CMA anti-competitive caseload to increase after Brexit

CMA executive director – enforcement, Michael Grenfell, revealed the government body will be taking on more cases following Brexit.

The Competition and Markets Authority (CMA)’s executive director – enforcement, Michael Grenfell, has outlined that Brexit could mean big changes to the government body’s remit.

During his keynote speech at the Advanced EU competition law conference, he detailed that for cases involving cartels, anti-competitive agreements and conduct (such as the catering equipment industry investigation the CMA completed in 2016), post-Brexit the UK will be allowed to tackle all anti-competitive practices that affect UK markets, UK consumers and UK businesses.

Currently, national competition authorities are prohibited from applying competition law to cases over which the European Commission chooses to exercise its jurisdiction.

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Grenfell summarised: “Jurisdiction over many cases affecting UK markets, previously exercised exclusively by supranational institutions in Brussels and Luxembourg, will now be acquired by British authorities and courts.

“Post-Brexit, it will now be the UK’s own national institutions and courts that will be taking some of the bigger decisions that were previously reserved for determination elsewhere.”

He was positive about the UK’s ability to manage cases, saying: “Britain’s is a pretty mature and experienced competition regime, with real expertise in our courts, enforcement authorities and institutions, and excellent contacts and relationships across the globe.”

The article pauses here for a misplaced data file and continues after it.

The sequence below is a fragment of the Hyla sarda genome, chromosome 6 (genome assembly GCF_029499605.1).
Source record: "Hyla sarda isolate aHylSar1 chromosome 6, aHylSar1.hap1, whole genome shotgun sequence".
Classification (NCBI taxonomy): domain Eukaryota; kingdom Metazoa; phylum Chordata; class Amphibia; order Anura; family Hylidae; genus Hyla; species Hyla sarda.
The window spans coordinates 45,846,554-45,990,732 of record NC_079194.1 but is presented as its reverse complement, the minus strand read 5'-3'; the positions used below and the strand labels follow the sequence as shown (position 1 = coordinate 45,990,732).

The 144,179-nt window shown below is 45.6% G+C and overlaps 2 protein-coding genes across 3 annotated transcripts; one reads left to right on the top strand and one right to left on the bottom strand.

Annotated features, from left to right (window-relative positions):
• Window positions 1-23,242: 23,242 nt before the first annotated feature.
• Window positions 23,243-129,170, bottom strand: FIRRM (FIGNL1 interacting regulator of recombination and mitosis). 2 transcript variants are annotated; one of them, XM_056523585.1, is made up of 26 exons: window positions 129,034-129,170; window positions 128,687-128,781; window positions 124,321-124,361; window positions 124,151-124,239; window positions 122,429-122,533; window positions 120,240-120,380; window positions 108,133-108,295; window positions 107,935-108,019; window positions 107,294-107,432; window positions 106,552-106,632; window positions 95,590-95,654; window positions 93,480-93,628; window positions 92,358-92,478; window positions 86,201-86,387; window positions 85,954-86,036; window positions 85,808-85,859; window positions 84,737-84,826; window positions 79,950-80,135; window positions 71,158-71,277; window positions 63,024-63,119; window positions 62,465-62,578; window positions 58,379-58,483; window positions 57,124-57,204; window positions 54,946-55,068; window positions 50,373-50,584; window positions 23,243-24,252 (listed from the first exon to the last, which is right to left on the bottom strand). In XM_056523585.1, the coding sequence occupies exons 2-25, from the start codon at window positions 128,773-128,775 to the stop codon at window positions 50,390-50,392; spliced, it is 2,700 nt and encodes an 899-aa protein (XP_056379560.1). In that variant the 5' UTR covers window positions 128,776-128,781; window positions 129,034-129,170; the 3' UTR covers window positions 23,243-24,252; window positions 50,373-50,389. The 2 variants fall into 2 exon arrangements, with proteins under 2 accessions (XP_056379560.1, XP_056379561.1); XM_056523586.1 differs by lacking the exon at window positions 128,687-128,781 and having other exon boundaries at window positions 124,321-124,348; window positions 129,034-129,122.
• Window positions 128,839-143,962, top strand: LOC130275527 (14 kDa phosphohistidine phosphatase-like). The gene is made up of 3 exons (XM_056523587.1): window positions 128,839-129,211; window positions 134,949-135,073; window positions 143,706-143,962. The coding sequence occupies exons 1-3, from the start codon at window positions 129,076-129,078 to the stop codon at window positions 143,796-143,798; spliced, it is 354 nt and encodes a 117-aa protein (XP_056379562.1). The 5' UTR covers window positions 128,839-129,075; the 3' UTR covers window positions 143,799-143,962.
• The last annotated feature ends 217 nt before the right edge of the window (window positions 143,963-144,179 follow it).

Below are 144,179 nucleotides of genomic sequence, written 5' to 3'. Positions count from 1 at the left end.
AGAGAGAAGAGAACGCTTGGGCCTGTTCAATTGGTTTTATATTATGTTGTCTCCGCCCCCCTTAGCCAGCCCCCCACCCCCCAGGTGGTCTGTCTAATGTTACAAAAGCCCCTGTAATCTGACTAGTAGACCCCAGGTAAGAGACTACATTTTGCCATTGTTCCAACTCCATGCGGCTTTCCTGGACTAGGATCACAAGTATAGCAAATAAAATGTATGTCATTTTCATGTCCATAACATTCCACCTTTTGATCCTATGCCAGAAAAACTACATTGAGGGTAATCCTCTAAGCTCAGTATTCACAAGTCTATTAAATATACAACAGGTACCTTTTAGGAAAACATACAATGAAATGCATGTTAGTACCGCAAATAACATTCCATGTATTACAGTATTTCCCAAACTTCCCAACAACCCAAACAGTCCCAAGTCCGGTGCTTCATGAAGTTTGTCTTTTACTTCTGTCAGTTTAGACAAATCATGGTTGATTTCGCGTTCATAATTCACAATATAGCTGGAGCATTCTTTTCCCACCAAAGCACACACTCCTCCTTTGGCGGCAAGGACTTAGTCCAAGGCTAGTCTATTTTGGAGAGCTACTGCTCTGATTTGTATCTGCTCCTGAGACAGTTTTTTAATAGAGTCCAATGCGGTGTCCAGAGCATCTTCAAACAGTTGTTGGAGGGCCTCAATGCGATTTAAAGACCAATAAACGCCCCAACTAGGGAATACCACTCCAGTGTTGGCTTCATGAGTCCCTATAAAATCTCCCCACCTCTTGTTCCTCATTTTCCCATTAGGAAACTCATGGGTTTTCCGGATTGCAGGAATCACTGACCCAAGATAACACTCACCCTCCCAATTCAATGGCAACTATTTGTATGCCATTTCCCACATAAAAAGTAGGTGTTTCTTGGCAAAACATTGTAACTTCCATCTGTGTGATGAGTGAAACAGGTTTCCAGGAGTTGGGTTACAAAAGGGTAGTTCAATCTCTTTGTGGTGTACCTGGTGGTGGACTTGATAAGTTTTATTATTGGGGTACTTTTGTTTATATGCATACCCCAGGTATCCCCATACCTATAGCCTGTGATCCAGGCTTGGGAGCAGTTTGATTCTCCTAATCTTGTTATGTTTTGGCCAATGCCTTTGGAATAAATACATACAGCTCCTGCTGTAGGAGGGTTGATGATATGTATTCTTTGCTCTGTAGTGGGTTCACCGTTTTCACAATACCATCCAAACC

However, he did acknowledge that the CMA is asking workload and budgetary questions to central government: “It is true that we can expect a significant increase in our case load – taking on the mergers, cartels, anti-competitive agreements and abuses of dominance that were previously reserved to the European Commission, which are typically the bigger cases, as well as control of state aid, which will be a new activity for us – and naturally we need more staff for that.”

As this will require funding, the Chancellor announced in his spring statement in March that the government has allocated an additional £23.6m to the CMA budget for 2018-19 to enable it to prepare for the UK’s exit from the EU.

Grenfell concluded: “At this stage we don’t know exactly when the CMA will acquire jurisdiction over cases (or their UK aspects) previously reserved to the European Commission,” adding that after this does happen, the government body is planning to recruit “substantial numbers”.

Tags : BrexitCMAcompetitioncompetition and markets authority
Clare Nicholls

The author Clare Nicholls


  1. As some products online are available cheaper than main dealer trade prices, surely this is anti competitive giving one company dominance. The CMA should investigate this.

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